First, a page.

The condenser fan is the motor part in your HVAC system that blows air across the condenser coil. It has a set temperature that makes the operation safe and efficient. The condenser fan is located inside the condensing unit.

Condenser fans overheat due to a bad motor, poor maintenance, poor airflow, over-ramping, and incorrect motor size.

You can tell if your motor fan is overheating by placing your hand on top of the condenser unit. If it’s warm, it’s okay, but it’s overheating when it’s extremely hot.

Regular maintenance by an HVAC specialist will prevent your condenser fan from overheating. Lubrication is required with some designs or models of condenser fans at least once a year.

The Condenser Unit

The condensing unit is placed outside your home, and it is a temperature-control device installed in air-conditioners, heat pumps, chillers, and refrigerators.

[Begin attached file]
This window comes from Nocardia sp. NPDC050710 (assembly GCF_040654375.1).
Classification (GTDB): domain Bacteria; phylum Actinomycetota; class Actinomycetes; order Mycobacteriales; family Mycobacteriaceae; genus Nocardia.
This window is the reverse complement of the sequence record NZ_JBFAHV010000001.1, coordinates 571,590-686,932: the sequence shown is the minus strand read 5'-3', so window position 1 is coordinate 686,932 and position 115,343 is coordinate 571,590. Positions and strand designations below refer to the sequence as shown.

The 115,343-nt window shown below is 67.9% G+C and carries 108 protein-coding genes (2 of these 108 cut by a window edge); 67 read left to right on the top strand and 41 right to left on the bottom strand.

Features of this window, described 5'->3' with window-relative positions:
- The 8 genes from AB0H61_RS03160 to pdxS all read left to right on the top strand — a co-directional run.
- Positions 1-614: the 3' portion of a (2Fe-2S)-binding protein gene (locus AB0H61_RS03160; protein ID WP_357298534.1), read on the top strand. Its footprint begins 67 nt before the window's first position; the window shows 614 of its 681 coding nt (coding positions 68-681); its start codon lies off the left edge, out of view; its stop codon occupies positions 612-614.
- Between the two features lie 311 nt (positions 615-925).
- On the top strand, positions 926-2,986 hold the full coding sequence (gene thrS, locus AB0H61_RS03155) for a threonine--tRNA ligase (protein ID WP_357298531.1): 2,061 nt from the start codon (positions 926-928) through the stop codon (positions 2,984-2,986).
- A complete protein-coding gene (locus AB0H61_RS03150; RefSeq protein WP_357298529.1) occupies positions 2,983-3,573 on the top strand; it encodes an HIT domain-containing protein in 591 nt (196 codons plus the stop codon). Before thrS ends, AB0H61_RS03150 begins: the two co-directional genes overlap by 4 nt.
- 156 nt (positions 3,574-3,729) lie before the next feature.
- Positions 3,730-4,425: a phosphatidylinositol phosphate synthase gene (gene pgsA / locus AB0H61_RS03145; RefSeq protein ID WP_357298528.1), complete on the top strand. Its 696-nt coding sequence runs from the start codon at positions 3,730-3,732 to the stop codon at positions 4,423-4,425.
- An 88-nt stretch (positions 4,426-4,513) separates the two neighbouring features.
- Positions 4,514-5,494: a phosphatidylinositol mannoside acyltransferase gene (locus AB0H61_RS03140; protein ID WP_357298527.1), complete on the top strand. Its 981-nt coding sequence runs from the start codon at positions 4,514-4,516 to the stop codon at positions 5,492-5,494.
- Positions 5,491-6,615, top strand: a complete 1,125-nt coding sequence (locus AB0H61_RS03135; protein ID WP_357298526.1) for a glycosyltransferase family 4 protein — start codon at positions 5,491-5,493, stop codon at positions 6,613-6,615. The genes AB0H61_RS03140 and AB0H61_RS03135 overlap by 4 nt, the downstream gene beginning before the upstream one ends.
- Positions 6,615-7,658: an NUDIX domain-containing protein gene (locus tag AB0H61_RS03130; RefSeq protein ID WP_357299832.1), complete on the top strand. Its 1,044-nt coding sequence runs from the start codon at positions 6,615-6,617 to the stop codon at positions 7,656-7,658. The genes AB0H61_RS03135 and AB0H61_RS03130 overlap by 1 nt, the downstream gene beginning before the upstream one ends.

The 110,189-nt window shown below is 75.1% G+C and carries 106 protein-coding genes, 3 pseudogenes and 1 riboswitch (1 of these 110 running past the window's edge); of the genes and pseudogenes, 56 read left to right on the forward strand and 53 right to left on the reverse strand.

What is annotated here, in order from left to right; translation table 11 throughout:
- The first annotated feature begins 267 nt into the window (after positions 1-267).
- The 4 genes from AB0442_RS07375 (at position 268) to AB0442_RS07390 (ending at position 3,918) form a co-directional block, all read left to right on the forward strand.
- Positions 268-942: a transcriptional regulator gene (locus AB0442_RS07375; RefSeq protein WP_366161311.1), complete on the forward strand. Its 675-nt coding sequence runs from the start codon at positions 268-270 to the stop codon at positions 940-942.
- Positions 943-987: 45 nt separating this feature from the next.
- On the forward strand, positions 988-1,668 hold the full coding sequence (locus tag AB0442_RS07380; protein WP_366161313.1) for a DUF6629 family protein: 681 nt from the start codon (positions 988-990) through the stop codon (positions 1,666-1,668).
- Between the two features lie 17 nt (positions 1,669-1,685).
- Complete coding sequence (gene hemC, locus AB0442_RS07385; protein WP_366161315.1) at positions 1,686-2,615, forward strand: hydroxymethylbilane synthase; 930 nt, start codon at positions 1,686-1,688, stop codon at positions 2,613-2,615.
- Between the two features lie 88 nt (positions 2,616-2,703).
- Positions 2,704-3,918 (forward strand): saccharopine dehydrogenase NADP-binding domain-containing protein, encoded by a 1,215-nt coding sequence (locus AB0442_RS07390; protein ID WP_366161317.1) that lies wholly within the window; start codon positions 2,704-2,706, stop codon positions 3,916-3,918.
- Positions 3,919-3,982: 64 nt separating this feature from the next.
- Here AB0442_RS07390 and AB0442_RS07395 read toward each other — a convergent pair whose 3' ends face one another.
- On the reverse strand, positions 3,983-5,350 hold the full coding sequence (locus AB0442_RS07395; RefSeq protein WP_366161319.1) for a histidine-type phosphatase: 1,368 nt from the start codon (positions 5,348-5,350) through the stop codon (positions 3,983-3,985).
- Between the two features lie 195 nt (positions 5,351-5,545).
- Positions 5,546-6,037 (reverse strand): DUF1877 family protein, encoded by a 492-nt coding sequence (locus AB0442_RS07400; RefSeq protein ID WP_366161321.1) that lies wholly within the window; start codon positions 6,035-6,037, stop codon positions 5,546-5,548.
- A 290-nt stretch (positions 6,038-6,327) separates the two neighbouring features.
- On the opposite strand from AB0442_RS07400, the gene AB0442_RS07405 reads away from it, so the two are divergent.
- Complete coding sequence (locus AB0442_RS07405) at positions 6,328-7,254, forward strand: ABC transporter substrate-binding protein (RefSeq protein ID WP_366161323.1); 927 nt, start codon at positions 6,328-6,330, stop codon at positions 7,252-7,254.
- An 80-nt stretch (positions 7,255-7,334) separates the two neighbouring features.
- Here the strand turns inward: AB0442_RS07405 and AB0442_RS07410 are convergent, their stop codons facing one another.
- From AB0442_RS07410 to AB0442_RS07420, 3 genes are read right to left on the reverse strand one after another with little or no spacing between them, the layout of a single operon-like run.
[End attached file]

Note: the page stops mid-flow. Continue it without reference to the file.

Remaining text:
They safely move energy in the form of refrigerant and then pump it across a system of coils, and it then uses the air around the coils to provide a reasonable temperature.

A/C Condenser Cost, Repair And Maintenance

The repair and maintenance of an A/C condenser vary depending on the repair needed and your location. The ballpark on the cost is $900-$300, excluding labor costs.

Condenser Coil Replacement

The cost will vary depending on the size of the condenser coil of your A/C condenser.

  • 5.0 Ton = $1000-$3000
  • 4.0 Ton = $800-2500
  • 3.0 – 3.5 Ton = $750-$2300
  • 2.5 – 2.0 Ton = $600-$2200
  • 1.5 Ton = $500-$1500

Condenser Motor Repair

When the motor of your condenser needs repair, prepare at least $300 to $650. When a motor needs replacement, the run capacitor will be too; the cost of this is around $150 to $350.

Price Parts Of An A/C Condenser

Regardless of the repair needed, the trip fee is $100 alone. Parts cost is around $50 – $600 – excluding labor for repair and maintenance. 

Condensate unit fan motor